As I stood on the Mack Trucks test track at their customer center in Allentown, Pennsylvania, noises filled the cold, still air. The private airfield adjacent to the lot had planes coming and going, the crowd of press and Mack employees were vying for the next-in-line position to drive the new truck, and the familiar hum of an engine from the LR diesel model also on site created an encompassing clamor. But what stood out the most amidst the scene was the silence of the Mack LR Electric truck. I could hear the propeller of a taxiing Cessna over 200 yards away from me, yet the idling full battery electric LR Electric refuse truck, not 10 feet from my ears, didn’t seem to make a sound.
The crowd was on-hand to see the demonstration of the Mack LR Electric - the full battery electric, zero emissions refuse truck being showcased and delivered in partnership with the New York City Department of Sanitation (DSNY).
DSNY and Mack Trucks have a strong relationship that has spanned a quarter century. Today, the DSNY fleet includes nearly 3,000 Mack trucks. In part due to this long history, DSNY will be the first to test the Mack LR Electric; add to that the ideal proving grounds that are the streets of New York City, a department with the resources to test such a vehicle, and a city keen on changing the environmental impact of their public services, the Mack LR Electric will be in the best situation to determine the viability of converting the DSNY into a battery electric vehicle (BEV) fleet in the future. Rocky DiRico, deputy commissioner of DSNY, emphasized the OneNYC “Clean Fleet Plan” – detailing the department’s goal of reaching an 80 percent reduction in greenhouse gas emissions by 2035.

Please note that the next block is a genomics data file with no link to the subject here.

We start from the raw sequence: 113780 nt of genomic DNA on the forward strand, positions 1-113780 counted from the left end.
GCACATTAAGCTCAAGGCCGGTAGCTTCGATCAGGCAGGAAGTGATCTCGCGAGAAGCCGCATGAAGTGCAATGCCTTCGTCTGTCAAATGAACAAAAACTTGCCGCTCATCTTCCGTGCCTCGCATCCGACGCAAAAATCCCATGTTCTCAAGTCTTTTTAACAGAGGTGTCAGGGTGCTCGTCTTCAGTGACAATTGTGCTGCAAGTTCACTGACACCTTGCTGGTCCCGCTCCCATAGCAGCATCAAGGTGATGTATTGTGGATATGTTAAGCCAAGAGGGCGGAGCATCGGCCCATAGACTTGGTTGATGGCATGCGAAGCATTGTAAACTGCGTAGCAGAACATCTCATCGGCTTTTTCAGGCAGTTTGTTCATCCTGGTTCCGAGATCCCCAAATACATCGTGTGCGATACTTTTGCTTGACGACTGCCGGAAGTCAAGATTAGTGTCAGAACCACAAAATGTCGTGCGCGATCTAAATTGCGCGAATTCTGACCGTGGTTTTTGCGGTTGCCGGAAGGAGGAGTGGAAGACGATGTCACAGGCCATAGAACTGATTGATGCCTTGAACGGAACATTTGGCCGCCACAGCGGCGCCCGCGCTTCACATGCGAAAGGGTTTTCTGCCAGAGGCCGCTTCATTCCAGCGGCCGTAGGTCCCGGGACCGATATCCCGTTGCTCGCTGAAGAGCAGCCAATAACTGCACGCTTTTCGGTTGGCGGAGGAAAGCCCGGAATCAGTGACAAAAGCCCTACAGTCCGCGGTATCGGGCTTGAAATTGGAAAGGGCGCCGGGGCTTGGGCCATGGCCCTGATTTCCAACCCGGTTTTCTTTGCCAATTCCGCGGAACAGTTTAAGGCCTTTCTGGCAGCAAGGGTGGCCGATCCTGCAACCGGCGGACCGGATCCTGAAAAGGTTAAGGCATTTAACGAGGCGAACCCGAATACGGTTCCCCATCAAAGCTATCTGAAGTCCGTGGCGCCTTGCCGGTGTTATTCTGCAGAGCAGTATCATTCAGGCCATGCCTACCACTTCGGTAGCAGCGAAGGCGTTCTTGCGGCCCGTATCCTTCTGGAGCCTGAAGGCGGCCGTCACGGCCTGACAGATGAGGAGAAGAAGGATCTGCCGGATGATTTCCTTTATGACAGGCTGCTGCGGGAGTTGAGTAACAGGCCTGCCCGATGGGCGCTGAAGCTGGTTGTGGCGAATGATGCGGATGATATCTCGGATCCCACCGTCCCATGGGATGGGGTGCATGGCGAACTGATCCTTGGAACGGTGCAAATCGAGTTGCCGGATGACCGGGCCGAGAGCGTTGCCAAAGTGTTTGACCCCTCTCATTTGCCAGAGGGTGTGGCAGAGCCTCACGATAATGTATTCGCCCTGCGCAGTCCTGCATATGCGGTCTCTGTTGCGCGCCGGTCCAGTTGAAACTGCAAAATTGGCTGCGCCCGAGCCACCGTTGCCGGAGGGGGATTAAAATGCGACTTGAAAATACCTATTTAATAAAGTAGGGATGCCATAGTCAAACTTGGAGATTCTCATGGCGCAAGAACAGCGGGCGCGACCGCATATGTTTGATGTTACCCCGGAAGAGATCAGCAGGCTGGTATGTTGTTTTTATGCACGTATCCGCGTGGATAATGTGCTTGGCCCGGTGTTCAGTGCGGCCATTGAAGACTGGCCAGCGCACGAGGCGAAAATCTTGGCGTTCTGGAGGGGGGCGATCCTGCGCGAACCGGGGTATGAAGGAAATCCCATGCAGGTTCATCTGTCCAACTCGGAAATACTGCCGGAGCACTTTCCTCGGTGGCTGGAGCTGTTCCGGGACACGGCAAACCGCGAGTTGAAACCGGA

The LR Electric, having zero vehicle emissions, will be pushed to the limit in this test run through the DSNY in order to determine whether it will be able to be scaled to a fleet comprised of BEVs. The metrics that the LR Electric will be measured against include vehicle uptime, range, driver feedback, acceleration, payload, regenerative braking, gradeability, charging time, and more. DiRico furthered the notion of NYC’s ideal proving grounds, explaining the variations of routes, mileage, number of stops, seasonal weather, and more, which result in a culmination of scenarios that can be extrapolated from this test and conceivably applied to routes that exist around the country.
Not only will the vehicle’s performance be measured and tested, but Mack is intently focused on developing a maintenance program for the full electric vehicle.
“It is going to be a mutual effort to maintain it,” said Jonathan Randall, senior vice president, North American sales and marketing, Mack Trucks, speaking on the maintenance plan for the LR Electric’s implementation into DSNY’s fleet. “We know it doesn’t have as many moving parts [as the diesel-based LR refuse model], we know that you’re not going to have the same brake wear and those kinds of things. From that standpoint alone, there is going to be less wear and tear and maintenance costs. But the good news is, as we test this, we find out as we go. It will be a process between us and their technicians as well.”